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No court case ’ll affect Ajibola Commission – Lead Counsel

Charles Obishai: We have received over 200 memoranda and we divided them into three groups of A, B and C and we have completed public…

Charles Obishai: We have received over 200 memoranda and we divided them into three groups of A, B and C and we have completed public hearings on the first two groups and it now remain the last group. We are examining evidences tendered before us. Part of the exhibits tendered are newspaper reports, video and audio tapes, which the members of the committee had to view and listen to apart from studying the document in order to ascertain the actual facts. The commission suspended the public hearing for two months since April 14 and will resume public hearing on the June 16 to enable the Commission to complete its public hearing.

WT:  How will the report of the Commission look like without the contributions of the Hausa/Fulani community who are major stakeholders and parties to the November 28, crisis?

Obishai: When the Commission started sitting, we counted the memorandum we received and classified them into documents that have been tendered to the Commission which include CDS, audio and video cassettes, journals, textbooks, manuals and documents from the national archives. These documents have directly or indirectly covered the interest of the Hausa/Fulani communities.

 I have gone through some of the materials.

Some of them really represented their interest because some of the newspaper publications were written and in some cases, interview granted by some prominent Hausa/Fulani citizens and we are going to look at what they said because they made their positions known to the world.

But despite this, they still have the right to come before the Commission and testify and the Commission will accept it because the essence of the Commission is to study not to rush.  We have to study to appreciate some of the facts because most of the members of the Commission are based in Jos.

Some are not even indigenes of Plateau State. For instance, I am from Delta State but I live in Jos for quite some time but despite my long stay in Jos, I don’t know much about Plateau State until now that I am serving because through the Commission, I have the privilege of gaining more information on Plateau. So, let everybody give the Commission the necessary cooperation to help restore peace so that we can live in peace.

WT:  There are a lot of court cases challenging the legality of the Commission and some of these cases are against the Plateau State government which set up the commission. Don’t you think some of these cases will affect the outcome of the Commission?

Obishai: Yes, the case we have in court that relates to the Commission is where some Hausa/Fulani sued the Plateau State government and the Commission. So, as a lead counsel to the Commission, I have to represent the Commission and in my own legal opinion, the cases in court show that the Hausa/Fulani communities have said the Commission should not sit, but the essence of the committee sitting is to find out what actually triggered the crisis in Jos and how we can bring a lasting solution  to such crises.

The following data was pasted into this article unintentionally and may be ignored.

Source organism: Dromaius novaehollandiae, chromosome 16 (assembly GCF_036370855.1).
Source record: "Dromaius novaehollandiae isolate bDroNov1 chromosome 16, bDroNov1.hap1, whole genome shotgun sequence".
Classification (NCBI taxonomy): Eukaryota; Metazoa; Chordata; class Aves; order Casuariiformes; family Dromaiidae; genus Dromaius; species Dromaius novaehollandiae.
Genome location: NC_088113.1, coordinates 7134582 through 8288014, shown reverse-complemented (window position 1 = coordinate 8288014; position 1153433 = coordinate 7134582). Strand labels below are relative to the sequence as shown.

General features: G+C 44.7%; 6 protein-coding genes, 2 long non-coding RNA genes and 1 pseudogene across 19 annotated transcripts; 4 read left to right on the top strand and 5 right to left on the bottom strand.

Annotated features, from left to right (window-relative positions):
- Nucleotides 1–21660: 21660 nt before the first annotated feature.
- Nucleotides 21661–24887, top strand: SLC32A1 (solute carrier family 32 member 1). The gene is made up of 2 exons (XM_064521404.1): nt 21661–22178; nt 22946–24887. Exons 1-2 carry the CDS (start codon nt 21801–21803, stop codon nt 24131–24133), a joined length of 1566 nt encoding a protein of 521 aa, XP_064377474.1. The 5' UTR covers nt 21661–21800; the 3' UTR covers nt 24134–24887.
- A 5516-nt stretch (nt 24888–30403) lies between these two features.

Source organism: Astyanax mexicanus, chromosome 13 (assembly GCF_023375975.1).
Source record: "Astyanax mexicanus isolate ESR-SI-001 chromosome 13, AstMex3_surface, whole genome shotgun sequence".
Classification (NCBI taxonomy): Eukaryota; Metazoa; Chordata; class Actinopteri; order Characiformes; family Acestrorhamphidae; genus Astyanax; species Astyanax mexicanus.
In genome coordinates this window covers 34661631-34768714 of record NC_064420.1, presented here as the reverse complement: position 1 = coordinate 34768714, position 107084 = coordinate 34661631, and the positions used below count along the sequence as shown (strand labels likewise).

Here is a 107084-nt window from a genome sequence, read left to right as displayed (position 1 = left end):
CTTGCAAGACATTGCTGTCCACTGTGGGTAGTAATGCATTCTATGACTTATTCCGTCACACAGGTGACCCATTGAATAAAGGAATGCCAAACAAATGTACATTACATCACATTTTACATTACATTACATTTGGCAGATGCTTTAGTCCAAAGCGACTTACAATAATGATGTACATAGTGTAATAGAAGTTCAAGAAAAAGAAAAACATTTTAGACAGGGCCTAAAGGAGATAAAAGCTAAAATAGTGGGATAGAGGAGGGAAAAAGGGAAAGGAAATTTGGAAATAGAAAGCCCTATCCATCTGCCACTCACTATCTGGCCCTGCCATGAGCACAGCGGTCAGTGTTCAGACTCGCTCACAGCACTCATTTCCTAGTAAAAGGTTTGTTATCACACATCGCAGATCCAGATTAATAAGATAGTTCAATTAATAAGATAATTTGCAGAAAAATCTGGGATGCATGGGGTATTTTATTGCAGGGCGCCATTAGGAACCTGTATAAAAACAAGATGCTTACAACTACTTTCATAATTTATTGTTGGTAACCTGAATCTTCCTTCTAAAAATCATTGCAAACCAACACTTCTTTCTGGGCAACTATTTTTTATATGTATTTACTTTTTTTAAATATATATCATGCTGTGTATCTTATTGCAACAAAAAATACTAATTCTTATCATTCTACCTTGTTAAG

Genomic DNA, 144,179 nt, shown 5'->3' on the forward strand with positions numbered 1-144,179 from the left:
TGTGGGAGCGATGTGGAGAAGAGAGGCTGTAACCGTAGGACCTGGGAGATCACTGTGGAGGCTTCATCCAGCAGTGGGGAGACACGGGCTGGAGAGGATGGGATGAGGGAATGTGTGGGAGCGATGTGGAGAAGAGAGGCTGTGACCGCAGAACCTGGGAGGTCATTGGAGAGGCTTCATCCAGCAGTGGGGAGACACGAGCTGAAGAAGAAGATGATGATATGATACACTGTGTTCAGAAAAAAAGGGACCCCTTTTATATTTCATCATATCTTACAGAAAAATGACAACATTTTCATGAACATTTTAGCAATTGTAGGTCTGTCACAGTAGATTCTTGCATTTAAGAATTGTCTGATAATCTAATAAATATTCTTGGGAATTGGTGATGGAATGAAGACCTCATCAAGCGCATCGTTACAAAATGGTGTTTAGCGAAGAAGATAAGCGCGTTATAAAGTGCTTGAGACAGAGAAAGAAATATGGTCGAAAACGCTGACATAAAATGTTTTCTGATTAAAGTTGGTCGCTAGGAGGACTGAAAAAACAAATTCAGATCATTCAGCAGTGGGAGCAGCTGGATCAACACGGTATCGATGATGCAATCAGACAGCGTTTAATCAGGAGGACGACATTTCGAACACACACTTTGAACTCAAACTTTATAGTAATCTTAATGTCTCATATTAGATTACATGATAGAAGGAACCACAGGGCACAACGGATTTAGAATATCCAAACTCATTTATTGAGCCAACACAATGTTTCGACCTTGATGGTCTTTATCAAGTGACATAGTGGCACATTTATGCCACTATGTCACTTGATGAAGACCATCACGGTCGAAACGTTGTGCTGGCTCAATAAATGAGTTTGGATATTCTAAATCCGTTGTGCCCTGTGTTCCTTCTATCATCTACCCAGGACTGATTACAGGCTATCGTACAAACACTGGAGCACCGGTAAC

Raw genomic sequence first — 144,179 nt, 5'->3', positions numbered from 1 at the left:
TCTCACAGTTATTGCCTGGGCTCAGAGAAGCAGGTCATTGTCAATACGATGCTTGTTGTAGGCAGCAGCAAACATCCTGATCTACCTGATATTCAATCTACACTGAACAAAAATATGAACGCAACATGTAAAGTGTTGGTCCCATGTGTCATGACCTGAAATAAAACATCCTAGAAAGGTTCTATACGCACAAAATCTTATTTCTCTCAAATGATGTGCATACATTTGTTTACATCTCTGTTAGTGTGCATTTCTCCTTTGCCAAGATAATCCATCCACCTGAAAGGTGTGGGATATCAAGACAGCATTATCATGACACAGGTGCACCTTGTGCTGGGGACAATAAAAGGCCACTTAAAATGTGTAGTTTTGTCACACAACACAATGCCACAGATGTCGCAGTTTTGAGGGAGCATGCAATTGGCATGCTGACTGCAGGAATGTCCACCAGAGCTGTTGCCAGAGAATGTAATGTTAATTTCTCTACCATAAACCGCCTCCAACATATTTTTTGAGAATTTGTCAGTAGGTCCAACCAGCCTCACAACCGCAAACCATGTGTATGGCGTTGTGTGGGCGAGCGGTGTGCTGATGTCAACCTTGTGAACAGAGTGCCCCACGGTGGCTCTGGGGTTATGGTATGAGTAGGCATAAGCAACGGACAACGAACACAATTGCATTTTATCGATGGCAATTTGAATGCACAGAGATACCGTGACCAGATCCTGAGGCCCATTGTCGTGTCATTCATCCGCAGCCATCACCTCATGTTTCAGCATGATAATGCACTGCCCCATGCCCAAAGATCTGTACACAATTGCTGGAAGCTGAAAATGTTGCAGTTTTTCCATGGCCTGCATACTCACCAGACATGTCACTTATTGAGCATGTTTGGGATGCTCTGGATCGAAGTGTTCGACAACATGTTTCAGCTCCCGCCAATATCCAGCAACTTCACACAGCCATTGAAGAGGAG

I don’t reason why people should say this Commission should not sit because our intention is not to find anybody guilty but offer recommendations that will bring peace to the state. So, any peace loving person on the Plateau will support the commission.

The other court case is the one the Plateau State government filed against the National Assembly on the issue of rule of law.

The National Assembly has its jurisdiction and the state government has it own too.

The House of Representatives had set up an ad hoc committee. The committee came to Jos and within a week, they gathered their materials and rushed back to Abuja and presented a report and when you study the report, all the committee did was to sit down and look into the indigeneship question, chiefdoms, political parties and their roles in the crisis.

On the other hand, the Plateau State government said the National Assembly has no powers to look into the areas they did because the constitution has spelt out areas of operations of different legislatures.  It is not at all issues of chiefdoms; districts are within the powers of the lawmakers.

The House of Representatives never took up any matter that is within its legislative list. Go and look at the report.

All it said was there was a security report that the election should not hold on a particular date and the governor ignored it and went ahead.  

So, with all respect to the lawmakers, they went outside their powers and they did it with some pride. Now that they have concluded their report, we now wait and see what the effect will be.

Apart from that, President Umaru Musa Yar’adua also set up the General Abisoye panel initially, he was given a wide power but when the state government protested, the President reviewed his term of reference and curtailed the powers of General Abisoye Commission to look into areas within the ambit of the Federal Government.

So, no court case will affect the Ajibola Commission, because the Commission is not adjudicating on cases but  fact finding.

WT:  Do you think the Hausa/Fulani people will now be satisfied with the outcome since they were not party to it?

Obishai: I can’t speak for them but all I know is that there are a lot of publications  in the newspapers where some people like Salihu Nakande and others have granted some interviews and these have been tendered.  So, when you read it, you will understand that these people are speaking the voice of the Hausa/Fulani community.

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